A growing number of companies are using CRISPR technology to try and develop more precise treatments for a wide range of diseases, and Locus Biosciences is joining the mix, embracing the platform to tackle drug-resistant bacteria. Now the startup has $19 million to test its “precision antimicrobial” tech in humans.
ARTIS Ventures, a San Francisco-based venture capital firm, led the Series A financing round. Locus, based in Research Triangle Park, NC, says the cash should fund the company through its first clinical trial.
Much of the attention surrounding CRISPR focuses on Cas9, the enzyme that acts like a pair of molecular scissors, precisely cutting DNA at specific locations on the genome. Although Locus uses CRISPR, the startup has turned to another enzyme, Cas3, that works differently than the precise gene editing and repair approach of Cas9.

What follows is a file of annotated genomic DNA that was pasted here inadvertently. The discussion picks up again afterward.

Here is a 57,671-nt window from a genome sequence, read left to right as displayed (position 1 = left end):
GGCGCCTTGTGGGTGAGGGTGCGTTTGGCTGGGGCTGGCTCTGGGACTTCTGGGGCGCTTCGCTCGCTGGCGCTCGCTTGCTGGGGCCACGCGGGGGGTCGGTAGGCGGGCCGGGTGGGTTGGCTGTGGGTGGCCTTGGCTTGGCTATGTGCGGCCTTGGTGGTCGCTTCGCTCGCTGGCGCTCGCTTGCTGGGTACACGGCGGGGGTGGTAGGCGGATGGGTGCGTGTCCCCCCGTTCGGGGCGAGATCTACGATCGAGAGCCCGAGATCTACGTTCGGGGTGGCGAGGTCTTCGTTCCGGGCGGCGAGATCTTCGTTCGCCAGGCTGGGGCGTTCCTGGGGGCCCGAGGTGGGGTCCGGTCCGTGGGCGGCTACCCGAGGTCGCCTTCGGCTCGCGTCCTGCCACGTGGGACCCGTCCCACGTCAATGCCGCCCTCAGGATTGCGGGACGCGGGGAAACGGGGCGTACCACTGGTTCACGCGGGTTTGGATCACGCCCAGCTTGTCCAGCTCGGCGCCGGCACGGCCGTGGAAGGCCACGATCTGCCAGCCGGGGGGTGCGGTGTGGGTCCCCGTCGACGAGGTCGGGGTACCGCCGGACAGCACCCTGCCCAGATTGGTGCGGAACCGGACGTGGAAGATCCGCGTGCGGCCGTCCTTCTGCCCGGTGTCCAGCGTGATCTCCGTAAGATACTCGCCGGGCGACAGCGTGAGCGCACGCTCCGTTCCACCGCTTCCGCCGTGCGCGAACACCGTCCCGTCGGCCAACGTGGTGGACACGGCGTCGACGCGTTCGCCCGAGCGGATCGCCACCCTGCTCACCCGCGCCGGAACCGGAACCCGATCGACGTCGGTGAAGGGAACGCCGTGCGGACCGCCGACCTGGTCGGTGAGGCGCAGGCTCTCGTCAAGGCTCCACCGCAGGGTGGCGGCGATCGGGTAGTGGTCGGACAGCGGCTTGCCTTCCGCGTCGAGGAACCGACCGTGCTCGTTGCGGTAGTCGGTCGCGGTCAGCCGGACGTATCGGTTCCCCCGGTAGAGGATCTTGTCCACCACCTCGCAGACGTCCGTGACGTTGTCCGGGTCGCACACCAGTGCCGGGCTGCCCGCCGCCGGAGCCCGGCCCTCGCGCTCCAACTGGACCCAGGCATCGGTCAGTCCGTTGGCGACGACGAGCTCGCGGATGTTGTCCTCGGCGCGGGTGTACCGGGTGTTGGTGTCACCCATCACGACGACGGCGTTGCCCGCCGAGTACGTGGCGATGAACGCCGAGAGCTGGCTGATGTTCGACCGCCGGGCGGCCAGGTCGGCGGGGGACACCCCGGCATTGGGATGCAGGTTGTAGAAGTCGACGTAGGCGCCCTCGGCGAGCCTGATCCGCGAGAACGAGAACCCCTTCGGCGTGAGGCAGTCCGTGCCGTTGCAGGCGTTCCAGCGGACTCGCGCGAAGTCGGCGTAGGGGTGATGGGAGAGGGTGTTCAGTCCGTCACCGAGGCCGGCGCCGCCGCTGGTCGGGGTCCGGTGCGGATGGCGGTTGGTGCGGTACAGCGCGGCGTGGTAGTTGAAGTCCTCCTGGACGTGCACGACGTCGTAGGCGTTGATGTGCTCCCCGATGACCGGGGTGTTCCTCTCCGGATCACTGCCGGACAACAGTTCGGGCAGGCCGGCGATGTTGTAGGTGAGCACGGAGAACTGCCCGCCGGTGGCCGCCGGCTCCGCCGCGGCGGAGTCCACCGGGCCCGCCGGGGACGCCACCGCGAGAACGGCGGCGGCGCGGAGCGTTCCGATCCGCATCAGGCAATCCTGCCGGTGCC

Unlike Cas9, Cas3 offers no repair mechanism, Locus says. The company designs and creates RNAs that direct Cas3 to target bacterial DNA for destruction—the startup calls its technology CRISPR-based “smart bombs.” Speaking on a North Carolina State University alumni entrepreneurs panel last winter, Locus CEO and co-founder Paul Garofolo described Cas3 as a “Pac-Man,” gobbling up DNA and damaging the bacteria beyond repair.
Besides offering an approach that differentiates Locus from companies using Cas9, Locus says its focus on Cas3 offers another advantage: steering it clear of patent litigation surrounding CRISPR-Cas9.
“We have one of the most robust patent portfolios in the CRISPR space, completely independent of the Cas9 legal disputes,” Garofolo said during the panel discussion.
Locus’s approach is based on research from North Carolina State and Duke universities. Founded in 2015, the company has made antibiotic-resistant bacteria its focus. Locus says its precision antimicrobials could target pathogens including Clostridium difficile, Pseudomonas aeruginosa, and Enterobacteriaceae. The company has not yet said what its first bacterial target will be.
Besides ARTIS, other investors in the funding round included Tencent Holdings, Abstract Ventures, and the North Carolina Biotechnology Center.
Public domain image of Clostridium difficile by Janice Carr of the CDC.